Our hearts are with the people of Lebanon. Brooke Atherton El-Amine is a longtime friend and ally of Catalyst Project. She has been living, working, and raising kids in Beirut with her Lebanese family-in-law for the past 12 years, and sends us this important update, along with information about ways to help the people of Beirut.
As many of you know a massive explosion ripped through Beirut, the capital city of Lebanon, on Tuesday evening. The nation’s main port is destroyed and over 300,000 homes have been damaged, some so severely that they are no longer inhabitable. More than 150 people’s lives have been taken; and there are at least 5,000 injured whom the hospital system is struggling to accommodate with two hospitals destroyed in the blast, electricity shortages, and increasing cases of coronavirus. This is the largest explosion ever experienced in Lebanon, despite its history of French colonization, U.S. interventions, Israeli attacks and occupations, and its 15-year civil war.
Donate now to these important grassroots organizations that work directly with people impacted by the devastation (you can find more detailed information about these organizations below):
The source of the explosion has been identified as 2700 tons of ammonium nitrate, a widely used fertilizer and explosive, stored negligently in a port warehouse. This dangerous cargo was abandoned in Beirut in 2014 by shipping industrialists when it was no longer profitable for them to continue to transport it, and the Lebanese government ignored the threat it posed despite numerous warnings over the last six years.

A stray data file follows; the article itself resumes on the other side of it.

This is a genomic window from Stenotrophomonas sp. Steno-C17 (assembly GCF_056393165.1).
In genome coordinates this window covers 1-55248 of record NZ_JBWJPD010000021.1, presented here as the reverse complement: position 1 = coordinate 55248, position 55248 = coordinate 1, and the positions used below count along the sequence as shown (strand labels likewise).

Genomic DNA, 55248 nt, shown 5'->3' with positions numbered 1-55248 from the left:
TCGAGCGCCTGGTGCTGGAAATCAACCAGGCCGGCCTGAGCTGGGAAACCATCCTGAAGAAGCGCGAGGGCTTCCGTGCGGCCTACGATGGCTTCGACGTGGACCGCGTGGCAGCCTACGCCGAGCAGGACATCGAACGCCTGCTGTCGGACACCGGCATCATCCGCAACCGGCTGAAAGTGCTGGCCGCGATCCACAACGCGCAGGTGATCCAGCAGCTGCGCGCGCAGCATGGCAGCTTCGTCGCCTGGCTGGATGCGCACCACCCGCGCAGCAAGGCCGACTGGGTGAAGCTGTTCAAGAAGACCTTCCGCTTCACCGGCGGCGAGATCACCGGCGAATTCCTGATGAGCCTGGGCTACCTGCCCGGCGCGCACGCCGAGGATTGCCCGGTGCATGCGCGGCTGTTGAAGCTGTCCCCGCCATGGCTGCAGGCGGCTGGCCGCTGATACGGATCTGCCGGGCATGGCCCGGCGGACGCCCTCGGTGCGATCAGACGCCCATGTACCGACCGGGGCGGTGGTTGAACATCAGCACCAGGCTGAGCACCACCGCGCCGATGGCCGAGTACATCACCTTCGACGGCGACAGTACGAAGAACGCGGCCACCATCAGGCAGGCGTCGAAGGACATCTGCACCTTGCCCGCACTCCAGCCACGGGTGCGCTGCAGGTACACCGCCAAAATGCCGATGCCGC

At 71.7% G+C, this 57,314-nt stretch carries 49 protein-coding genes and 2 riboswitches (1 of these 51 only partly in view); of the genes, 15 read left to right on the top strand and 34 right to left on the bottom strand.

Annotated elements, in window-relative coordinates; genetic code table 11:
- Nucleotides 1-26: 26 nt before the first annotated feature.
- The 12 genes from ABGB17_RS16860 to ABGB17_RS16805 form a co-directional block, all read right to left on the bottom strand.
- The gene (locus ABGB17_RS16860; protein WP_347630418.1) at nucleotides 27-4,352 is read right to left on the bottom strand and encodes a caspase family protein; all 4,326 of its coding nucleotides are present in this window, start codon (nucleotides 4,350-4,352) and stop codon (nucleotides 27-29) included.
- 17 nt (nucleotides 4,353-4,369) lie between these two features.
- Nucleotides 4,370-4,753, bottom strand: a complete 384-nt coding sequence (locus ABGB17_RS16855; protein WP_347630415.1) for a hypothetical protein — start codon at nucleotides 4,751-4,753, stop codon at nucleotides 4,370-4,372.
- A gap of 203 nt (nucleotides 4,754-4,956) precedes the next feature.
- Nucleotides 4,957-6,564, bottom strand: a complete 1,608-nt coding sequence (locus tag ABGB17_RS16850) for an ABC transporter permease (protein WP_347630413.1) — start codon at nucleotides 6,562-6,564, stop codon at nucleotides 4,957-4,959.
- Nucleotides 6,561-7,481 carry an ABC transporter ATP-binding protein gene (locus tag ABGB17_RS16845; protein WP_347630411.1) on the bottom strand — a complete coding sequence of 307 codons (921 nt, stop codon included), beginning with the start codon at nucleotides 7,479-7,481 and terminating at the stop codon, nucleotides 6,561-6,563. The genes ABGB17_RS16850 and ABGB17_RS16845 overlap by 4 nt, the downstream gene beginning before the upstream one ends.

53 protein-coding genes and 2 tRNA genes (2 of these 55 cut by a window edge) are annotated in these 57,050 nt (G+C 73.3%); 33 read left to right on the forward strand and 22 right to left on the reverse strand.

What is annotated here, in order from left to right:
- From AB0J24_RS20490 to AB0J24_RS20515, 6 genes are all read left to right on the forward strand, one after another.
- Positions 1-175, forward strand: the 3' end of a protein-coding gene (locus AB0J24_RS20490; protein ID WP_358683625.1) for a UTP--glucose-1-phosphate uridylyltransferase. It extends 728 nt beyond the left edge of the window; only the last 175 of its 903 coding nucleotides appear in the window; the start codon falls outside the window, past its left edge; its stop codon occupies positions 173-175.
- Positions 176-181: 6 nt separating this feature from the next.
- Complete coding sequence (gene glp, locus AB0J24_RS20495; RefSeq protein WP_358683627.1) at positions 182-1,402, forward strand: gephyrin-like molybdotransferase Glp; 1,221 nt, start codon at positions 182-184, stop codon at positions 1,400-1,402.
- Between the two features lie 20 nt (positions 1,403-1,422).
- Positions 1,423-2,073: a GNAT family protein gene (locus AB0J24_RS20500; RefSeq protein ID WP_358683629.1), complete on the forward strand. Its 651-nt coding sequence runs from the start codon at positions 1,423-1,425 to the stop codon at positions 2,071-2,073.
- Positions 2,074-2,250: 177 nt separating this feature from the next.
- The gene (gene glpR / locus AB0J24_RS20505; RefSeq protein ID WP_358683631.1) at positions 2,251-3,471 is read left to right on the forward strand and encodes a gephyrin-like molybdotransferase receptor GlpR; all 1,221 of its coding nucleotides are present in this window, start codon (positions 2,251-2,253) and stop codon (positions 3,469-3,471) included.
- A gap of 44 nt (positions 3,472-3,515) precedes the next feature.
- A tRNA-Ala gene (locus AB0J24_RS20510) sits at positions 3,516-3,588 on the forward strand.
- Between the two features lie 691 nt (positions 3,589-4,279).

The country was already debilitated by its sectarian political system, a failed economy, and hyper-inflation. Although designated as an upper middle income country, Lebanon’s previously existing inequalities and poverty have been exacerbated by the Syrian crisis; the after-effects of thirty years of political infighting and related unsustainable economic policies; an uprising against the political class in fall 2019; and now the pandemic. Globally, Lebanon hosts the highest number of refugees in relation to its population with an estimated 1.5 million refugees from neighboring Syria joining the 475,000 Palestinian refugees who have been denied the right to return to their homeland for generations. Even prior to Lebanon’s currently accelerating financial disintegration, in 2019 youth unemployment was estimated at nearly 40%, while 73% of Syrian refugees, 65% of Palestinians, and 27% of Lebanese were living in poverty. In June 2020, it was estimated that nearly half of the country’s population has been pushed into poverty. Migrant domestic workers – of whom there are hundreds of thousands in the country living under a legal system that has been equated to modern day slavery – are suffering even more as their employers refuse to pay or even abandon them with no way to return to their home countries. The colossal damage wreaked by Tuesday’s explosion to homes, hospitals, organizations, and businesses – especially the port through which over 80% of Lebanon’s needed goods are imported – is pushing the country over the edge.
People living in Lebanon are grieving and enraged at the government that refuses to serve its people. They are also acting in solidarity with each other by offering shelter, food, medical aid, and helping hands to clear the rubble.